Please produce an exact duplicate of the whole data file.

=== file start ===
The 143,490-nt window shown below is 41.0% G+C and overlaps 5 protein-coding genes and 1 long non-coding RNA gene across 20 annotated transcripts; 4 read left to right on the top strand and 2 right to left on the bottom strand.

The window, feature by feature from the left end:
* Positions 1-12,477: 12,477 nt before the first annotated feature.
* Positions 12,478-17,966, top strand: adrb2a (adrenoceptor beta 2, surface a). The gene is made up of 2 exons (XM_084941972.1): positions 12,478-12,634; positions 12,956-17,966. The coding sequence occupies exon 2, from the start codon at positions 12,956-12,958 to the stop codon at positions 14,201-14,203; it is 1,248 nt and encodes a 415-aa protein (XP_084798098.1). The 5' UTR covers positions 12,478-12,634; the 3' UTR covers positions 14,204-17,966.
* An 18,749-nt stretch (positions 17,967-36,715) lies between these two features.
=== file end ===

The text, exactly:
The 143,490-nt window shown below is 41.0% G+C and overlaps 5 protein-coding genes and 1 long non-coding RNA gene across 20 annotated transcripts; 4 read left to right on the top strand and 2 right to left on the bottom strand.

The window, feature by feature from the left end:
* Positions 1-12,477: 12,477 nt before the first annotated feature.
* Positions 12,478-17,966, top strand: adrb2a (adrenoceptor beta 2, surface a). The gene is made up of 2 exons (XM_084941972.1): positions 12,478-12,634; positions 12,956-17,966. The coding sequence occupies exon 2, from the start codon at positions 12,956-12,958 to the stop codon at positions 14,201-14,203; it is 1,248 nt and encodes a 415-aa protein (XP_084798098.1). The 5' UTR covers positions 12,478-12,634; the 3' UTR covers positions 14,204-17,966.
* An 18,749-nt stretch (positions 17,967-36,715) lies between these two features.